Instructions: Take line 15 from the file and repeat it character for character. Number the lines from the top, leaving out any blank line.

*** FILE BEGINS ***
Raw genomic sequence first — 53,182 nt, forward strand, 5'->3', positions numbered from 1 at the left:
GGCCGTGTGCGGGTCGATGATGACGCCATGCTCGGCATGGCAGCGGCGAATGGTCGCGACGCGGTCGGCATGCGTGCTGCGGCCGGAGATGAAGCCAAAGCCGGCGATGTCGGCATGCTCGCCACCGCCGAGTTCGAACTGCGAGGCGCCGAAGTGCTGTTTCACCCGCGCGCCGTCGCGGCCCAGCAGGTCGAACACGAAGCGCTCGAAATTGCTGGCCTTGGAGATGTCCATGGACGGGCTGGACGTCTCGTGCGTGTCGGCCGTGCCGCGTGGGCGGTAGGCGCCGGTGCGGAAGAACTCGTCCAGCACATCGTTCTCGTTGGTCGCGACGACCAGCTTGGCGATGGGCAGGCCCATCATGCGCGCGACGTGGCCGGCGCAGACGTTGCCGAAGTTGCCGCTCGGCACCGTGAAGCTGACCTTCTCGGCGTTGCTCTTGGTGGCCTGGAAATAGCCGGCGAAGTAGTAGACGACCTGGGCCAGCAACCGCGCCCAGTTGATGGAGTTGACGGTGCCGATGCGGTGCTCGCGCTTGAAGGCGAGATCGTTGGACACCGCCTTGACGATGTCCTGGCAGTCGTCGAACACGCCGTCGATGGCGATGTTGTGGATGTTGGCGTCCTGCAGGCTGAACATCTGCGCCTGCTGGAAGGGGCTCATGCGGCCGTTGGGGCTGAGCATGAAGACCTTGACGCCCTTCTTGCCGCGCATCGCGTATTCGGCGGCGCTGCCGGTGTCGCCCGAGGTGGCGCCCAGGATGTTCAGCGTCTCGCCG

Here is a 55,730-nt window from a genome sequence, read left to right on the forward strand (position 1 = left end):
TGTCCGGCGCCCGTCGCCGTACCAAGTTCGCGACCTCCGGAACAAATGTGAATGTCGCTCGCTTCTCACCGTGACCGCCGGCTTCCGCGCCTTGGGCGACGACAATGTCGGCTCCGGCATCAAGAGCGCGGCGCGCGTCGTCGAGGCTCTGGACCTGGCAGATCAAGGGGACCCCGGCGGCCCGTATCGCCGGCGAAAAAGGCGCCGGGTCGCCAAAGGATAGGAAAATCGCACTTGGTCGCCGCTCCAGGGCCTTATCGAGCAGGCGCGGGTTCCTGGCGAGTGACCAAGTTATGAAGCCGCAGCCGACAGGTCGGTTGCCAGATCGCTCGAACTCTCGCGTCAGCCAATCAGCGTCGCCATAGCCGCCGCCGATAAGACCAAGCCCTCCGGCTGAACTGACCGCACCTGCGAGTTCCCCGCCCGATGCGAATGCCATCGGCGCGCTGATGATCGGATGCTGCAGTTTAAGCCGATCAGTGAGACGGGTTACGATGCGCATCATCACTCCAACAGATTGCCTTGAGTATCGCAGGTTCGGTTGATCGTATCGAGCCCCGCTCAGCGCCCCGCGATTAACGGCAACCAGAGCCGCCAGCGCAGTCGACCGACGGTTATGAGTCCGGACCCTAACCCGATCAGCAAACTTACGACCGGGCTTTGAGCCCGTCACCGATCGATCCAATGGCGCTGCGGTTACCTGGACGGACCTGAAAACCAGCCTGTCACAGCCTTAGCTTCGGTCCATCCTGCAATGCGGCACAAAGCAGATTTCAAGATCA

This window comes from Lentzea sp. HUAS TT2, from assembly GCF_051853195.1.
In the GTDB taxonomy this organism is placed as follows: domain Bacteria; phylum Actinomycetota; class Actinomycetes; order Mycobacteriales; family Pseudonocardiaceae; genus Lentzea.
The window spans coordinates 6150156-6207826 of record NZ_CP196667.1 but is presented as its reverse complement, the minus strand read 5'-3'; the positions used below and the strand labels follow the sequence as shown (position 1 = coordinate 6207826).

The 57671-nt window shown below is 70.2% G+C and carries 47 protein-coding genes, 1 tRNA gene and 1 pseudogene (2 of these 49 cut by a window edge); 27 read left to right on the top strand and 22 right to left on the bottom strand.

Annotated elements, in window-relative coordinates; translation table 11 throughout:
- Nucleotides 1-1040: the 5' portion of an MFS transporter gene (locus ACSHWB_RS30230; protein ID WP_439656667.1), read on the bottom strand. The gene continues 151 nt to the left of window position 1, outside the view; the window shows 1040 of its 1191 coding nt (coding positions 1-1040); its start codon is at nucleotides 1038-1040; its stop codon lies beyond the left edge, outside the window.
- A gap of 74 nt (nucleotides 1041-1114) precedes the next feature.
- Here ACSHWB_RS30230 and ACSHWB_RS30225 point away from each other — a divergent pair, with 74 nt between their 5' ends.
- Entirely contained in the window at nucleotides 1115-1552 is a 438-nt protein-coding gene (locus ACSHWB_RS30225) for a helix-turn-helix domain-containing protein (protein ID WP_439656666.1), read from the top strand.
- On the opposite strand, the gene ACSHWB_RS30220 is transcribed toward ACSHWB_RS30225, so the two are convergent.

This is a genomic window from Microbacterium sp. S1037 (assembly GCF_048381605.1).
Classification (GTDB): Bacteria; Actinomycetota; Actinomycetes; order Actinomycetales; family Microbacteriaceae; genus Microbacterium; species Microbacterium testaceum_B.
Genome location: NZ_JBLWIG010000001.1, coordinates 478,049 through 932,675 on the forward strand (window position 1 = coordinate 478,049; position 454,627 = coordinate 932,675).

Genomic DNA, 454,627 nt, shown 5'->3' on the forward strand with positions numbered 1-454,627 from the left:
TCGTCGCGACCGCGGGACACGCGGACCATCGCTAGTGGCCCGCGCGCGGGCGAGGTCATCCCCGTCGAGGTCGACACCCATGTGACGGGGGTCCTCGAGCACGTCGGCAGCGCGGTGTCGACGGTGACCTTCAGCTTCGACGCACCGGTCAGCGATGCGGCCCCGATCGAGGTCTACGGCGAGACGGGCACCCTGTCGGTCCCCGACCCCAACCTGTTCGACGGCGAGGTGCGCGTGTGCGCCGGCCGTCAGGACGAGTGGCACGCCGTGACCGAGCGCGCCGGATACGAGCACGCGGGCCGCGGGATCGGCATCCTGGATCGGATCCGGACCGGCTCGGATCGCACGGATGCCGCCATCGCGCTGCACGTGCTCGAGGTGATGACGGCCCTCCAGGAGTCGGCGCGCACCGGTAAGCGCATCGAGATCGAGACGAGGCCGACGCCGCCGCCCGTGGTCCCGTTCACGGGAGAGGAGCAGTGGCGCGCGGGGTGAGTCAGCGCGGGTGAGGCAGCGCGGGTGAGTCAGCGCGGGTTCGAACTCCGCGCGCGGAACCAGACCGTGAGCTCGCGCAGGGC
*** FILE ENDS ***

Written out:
This is a genomic window from Microbacterium sp. S1037 (assembly GCF_048381605.1).